Dollar General is expanding at full steam with plans to open 975 locations in 2019, even as many other retailers pare down their footprints. However, the discount retailer isn’t immune to the effects of tariffs, and it expects to eventually pass rising prices onto customers this year.
Dollar General is coming off a successful Q1: net sales increased 8.3% and same-store sales rose 3.8%. The retailer attributed the growth to increases in both average transaction amount and customer traffic, with sales up in the consumables, seasonal and home categories and down in the apparel category.
“We operate in the most attractive sector of retail,” said Todd Vasos, CEO of Dollar General during an earnings call. “Our core consumers continue to come in more often and spend more.”
The retailer opened 240 new stores during the first quarter, along with 330 remodels and 27 relocations. Dollar General plans to remodel 1,000 and relocate 100 locations over the course of the entire fiscal year.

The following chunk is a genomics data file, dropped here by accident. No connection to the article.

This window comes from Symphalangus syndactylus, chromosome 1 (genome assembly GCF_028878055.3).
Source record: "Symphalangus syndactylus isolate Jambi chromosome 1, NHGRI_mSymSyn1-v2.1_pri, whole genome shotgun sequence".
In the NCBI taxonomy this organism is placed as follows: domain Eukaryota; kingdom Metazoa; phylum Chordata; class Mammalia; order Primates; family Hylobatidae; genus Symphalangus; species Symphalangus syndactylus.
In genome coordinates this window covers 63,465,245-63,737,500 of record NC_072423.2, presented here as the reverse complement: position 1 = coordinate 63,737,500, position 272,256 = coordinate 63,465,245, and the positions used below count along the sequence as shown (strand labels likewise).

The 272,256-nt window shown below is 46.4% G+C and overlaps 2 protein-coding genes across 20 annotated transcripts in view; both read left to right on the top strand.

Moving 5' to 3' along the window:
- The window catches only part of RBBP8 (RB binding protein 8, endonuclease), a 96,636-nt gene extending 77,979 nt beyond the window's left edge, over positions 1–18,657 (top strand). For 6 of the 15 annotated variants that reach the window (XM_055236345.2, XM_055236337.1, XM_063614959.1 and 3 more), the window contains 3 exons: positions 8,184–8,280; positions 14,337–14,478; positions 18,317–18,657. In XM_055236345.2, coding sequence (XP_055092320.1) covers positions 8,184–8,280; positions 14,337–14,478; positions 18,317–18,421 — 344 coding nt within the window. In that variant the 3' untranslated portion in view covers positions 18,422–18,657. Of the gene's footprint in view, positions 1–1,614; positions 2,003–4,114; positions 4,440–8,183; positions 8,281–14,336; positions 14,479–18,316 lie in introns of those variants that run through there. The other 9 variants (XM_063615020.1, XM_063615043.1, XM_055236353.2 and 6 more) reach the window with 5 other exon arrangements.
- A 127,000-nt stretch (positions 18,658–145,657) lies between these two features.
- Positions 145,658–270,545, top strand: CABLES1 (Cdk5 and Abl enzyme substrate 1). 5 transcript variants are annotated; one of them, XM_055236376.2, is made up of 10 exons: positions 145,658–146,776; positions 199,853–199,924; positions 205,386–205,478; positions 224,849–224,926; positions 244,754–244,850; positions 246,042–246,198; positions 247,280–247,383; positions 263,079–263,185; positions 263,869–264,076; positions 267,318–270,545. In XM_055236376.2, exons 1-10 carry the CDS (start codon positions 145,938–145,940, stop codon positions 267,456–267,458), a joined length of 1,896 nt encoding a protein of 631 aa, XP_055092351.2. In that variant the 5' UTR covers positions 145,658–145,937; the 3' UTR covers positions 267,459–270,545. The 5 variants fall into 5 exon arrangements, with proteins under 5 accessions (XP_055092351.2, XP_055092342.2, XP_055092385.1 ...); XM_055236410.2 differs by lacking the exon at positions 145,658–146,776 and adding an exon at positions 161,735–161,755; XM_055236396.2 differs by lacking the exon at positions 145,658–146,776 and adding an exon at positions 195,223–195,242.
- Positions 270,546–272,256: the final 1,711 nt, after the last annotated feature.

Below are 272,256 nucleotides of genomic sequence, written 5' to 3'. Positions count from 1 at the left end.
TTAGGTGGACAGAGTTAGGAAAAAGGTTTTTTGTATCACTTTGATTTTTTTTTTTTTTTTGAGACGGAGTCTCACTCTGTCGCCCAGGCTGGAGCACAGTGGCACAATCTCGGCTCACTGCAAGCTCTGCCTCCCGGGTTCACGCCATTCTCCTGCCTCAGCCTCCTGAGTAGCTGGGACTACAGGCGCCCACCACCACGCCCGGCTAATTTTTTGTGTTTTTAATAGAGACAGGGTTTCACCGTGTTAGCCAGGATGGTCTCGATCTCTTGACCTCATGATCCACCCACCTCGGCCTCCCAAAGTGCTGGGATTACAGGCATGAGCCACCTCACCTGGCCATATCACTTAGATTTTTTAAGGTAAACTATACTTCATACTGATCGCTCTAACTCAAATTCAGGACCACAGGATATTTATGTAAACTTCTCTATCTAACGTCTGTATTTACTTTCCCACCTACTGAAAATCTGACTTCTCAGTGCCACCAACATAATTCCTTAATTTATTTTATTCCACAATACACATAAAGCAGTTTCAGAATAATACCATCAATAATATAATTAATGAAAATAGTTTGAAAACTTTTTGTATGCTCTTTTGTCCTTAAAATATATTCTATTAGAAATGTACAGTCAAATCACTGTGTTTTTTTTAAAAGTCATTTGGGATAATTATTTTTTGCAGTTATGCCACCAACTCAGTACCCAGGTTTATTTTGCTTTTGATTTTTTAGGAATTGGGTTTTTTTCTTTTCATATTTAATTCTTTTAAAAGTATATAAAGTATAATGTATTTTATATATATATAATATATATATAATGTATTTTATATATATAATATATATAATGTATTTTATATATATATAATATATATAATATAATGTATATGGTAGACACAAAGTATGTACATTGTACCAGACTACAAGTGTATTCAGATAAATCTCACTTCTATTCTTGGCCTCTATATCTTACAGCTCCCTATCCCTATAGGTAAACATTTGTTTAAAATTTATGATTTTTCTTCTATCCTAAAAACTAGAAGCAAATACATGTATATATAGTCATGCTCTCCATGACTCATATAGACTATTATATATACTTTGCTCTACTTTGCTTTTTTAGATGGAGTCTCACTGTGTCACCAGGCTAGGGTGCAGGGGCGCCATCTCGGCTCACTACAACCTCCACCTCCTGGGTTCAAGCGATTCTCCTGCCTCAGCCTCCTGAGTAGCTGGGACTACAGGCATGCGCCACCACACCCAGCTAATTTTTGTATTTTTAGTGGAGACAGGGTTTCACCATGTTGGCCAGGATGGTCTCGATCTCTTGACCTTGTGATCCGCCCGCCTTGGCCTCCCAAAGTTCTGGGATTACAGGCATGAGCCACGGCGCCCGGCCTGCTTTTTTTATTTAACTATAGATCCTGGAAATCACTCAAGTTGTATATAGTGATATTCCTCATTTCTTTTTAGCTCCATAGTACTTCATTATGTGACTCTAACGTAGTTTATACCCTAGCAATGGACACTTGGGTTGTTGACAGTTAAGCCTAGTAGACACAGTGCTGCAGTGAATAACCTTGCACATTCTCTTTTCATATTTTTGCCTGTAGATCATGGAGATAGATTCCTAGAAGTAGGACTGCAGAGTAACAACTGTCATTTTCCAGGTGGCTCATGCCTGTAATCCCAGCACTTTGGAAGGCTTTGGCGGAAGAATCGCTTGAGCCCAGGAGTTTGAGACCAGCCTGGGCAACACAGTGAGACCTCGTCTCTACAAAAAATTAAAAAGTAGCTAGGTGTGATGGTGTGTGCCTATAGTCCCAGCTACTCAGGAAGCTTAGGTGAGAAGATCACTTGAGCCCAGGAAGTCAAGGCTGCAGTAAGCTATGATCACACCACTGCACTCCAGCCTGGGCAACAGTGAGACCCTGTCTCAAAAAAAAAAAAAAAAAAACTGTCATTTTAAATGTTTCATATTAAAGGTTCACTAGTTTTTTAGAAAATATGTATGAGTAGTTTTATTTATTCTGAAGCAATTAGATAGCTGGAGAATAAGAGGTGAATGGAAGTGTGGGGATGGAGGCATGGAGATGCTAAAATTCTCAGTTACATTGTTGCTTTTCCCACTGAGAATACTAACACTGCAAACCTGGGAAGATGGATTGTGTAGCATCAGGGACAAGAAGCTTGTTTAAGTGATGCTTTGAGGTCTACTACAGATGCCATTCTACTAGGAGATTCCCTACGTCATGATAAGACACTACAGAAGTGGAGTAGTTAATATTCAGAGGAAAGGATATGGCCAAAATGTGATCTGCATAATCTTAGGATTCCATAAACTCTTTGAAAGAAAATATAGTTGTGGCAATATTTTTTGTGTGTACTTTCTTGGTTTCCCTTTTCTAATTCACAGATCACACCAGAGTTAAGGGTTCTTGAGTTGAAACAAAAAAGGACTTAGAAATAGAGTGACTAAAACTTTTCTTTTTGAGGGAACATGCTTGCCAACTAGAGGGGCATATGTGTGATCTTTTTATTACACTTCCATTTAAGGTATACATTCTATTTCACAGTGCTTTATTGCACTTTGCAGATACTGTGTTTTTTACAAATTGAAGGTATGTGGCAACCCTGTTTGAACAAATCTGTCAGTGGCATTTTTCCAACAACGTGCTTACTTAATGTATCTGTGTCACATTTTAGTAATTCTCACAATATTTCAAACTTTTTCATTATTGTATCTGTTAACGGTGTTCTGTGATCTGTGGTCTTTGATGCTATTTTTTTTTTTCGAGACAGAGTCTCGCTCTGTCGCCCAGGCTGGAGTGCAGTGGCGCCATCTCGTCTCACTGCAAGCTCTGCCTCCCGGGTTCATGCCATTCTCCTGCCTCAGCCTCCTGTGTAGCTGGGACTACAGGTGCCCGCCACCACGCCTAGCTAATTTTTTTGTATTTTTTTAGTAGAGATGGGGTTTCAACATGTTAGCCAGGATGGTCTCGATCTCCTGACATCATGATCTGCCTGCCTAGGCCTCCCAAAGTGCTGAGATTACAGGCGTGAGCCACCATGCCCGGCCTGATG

While the retailer’s 2019 performance has been strong so far, tariffs are expected to create a negative impact later in the year. Dollar General is working to mitigate the impact of the 25% levy on certain Chinese goods through four methods:
- Continual negotiations with vendors;
- Product substitution;
- Product reengineering; and
- Country of origin diversification.
“We will do everything we can to minimize the effects of these tariffs on our customers, but even with these efforts we believe our shoppers will be facing higher prices as 2019 progresses,” said John Garratt, EVP and CFO of Dollar General in a statement.
Dollar General certainly isn’t the only retailer that expects to be hurt by tariffs: Dollar Tree, Kohl’s, JCPenney and Nordstrom predict that the levies will impact their future results. Target also is planning ways to work around the tariffs, but maintained its full year outlook.